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Source of livelihood

By: Editorial September 25,2018 - 09:08 PM

The uproar over the remarks made by Asst. Secretary Mark de Leon of the Department of Transportation (DOTr) that driving a passenger jeepney is not a livelihood but a public service won’t help government rationalize its plans to modernize public transport to jeepney operators.

One would have to be either totally naive or ignorant not to know that most jeepney operators depend on the income earned by their drivers to support themselves and their families. And that they divide that income with their drivers along with other expenses like maintenance and fuel.

Based on the traffic congestion and competition from taxis and transport network services, not to mention fuel price hikes and taxes, earnings are not so good which bodes ill for their drivers and their families as well.

Thus one understands their reluctance to heed the government’s call to either upgrade their existing vehicles or acquire new ones which are compliant to strict government regulations on safety and against pollution.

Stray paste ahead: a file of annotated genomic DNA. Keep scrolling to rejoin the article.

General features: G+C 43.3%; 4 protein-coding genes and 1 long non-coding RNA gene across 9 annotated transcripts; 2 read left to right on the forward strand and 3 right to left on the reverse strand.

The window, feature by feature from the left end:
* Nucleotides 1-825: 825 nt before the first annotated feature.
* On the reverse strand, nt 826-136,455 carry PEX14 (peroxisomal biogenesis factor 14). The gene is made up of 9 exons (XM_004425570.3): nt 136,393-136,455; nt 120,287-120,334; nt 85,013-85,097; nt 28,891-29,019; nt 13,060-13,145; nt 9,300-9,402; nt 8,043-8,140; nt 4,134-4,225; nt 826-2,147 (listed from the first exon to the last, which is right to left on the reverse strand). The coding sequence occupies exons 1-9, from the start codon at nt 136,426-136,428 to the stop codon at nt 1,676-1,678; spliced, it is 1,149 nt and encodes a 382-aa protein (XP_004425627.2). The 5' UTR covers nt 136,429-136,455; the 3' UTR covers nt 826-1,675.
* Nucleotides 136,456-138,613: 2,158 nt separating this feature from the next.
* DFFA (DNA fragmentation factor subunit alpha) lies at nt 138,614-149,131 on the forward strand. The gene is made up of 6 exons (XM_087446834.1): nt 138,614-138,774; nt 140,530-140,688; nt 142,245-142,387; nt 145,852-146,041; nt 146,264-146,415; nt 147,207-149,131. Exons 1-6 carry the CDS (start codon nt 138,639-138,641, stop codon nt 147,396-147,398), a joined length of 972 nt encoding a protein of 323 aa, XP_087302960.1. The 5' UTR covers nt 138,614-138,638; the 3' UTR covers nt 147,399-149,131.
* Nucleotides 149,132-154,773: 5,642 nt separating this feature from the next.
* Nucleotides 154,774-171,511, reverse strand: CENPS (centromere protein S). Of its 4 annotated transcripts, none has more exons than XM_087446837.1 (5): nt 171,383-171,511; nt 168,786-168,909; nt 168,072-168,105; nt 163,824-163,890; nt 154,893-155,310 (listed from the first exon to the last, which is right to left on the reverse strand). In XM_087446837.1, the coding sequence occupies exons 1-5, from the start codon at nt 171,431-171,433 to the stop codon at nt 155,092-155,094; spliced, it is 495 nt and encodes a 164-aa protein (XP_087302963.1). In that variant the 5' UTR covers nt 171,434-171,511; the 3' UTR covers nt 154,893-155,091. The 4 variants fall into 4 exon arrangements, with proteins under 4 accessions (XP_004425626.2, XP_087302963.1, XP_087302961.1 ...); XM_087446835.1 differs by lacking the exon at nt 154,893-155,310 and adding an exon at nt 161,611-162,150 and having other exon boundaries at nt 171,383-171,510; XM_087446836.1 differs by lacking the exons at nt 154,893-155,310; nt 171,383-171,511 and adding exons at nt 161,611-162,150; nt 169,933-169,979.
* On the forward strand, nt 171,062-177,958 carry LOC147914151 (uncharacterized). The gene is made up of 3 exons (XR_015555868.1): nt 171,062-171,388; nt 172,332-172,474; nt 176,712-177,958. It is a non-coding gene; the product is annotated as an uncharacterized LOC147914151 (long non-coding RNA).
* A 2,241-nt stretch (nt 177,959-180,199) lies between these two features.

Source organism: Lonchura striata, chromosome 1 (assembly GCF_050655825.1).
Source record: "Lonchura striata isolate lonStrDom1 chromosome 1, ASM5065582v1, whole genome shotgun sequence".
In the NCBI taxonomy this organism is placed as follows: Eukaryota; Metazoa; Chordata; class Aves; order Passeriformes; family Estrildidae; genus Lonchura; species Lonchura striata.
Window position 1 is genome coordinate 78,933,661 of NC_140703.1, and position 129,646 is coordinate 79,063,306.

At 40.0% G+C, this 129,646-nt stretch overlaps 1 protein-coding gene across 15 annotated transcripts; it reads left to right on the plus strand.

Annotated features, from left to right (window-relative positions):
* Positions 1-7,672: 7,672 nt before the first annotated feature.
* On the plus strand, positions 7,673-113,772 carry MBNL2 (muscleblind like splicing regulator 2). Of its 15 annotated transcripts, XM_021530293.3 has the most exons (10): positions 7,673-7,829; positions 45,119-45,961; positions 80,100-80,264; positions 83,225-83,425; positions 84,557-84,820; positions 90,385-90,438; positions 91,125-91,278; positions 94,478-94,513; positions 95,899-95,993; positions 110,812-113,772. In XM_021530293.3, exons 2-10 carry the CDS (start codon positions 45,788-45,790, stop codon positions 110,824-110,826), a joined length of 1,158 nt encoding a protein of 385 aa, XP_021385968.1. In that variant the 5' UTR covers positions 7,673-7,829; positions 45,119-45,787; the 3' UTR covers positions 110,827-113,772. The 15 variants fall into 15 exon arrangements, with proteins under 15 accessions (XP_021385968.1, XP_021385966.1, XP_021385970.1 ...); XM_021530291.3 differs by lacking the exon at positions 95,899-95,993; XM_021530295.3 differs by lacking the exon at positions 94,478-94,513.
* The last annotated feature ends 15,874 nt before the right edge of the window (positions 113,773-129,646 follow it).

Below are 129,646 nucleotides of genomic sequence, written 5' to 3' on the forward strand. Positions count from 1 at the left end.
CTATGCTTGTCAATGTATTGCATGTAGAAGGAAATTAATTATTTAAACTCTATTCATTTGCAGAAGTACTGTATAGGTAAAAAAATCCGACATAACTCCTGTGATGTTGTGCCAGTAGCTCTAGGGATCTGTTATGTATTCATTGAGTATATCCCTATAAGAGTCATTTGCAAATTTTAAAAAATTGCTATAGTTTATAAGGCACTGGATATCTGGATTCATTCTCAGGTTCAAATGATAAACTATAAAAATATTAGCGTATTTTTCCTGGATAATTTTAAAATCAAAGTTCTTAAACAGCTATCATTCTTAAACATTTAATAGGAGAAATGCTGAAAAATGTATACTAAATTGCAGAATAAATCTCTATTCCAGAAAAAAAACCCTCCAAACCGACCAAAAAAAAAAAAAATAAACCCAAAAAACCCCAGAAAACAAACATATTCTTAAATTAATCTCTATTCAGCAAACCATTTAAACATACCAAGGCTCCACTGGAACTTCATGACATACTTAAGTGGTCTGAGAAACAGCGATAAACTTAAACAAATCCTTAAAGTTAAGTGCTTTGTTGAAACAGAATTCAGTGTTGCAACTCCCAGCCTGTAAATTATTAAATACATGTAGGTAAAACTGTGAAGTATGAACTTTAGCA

That said, there is some relief through fuel subsidies provided by the government to cushion both the fuel price increases and the taxes. Still, the jeepney operators want to increase fare rates based on their rationale that they need the capital to buy those modern jeepneys being required by the DOTr.

This is where things get dicey and de Leon’s remarks don’t help any in advancing public interest and demand for better mass transport. Capitalization for these modernized jeepneys works better if jeepney operators organize themselves into groups so they can apply for a loan to acquire these units at rates to be agreed on with the government.

There are already mass transport groups and some in Cebu that have already agreed to buy these modern jeepneys in support of the jeepney modernization program. And unless one is financially capable, a lone jeepney operator cannot afford to buy these units even if he or she applies for fare rate increases every year, at the risk of antagonizing the riding public.

Hence the government’s push for an “organized transport business” comprised of jeepney operators rather than single operators to improve their chances to acquire these units not only for their passengers but also for their own. Better built vehicles mean less pollution and more durability since they won’t break down easily.

But that message is lost or totally diluted by the erroneous belief that mass transport for the private sector is not a source of livelihood but a public service.

Mass transport becomes public service when it is operated by government and this service is paid for by its taxpayers who also pay for their salaries and who should expect nothing less than what they pay for.

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TAGS: livelihood, source

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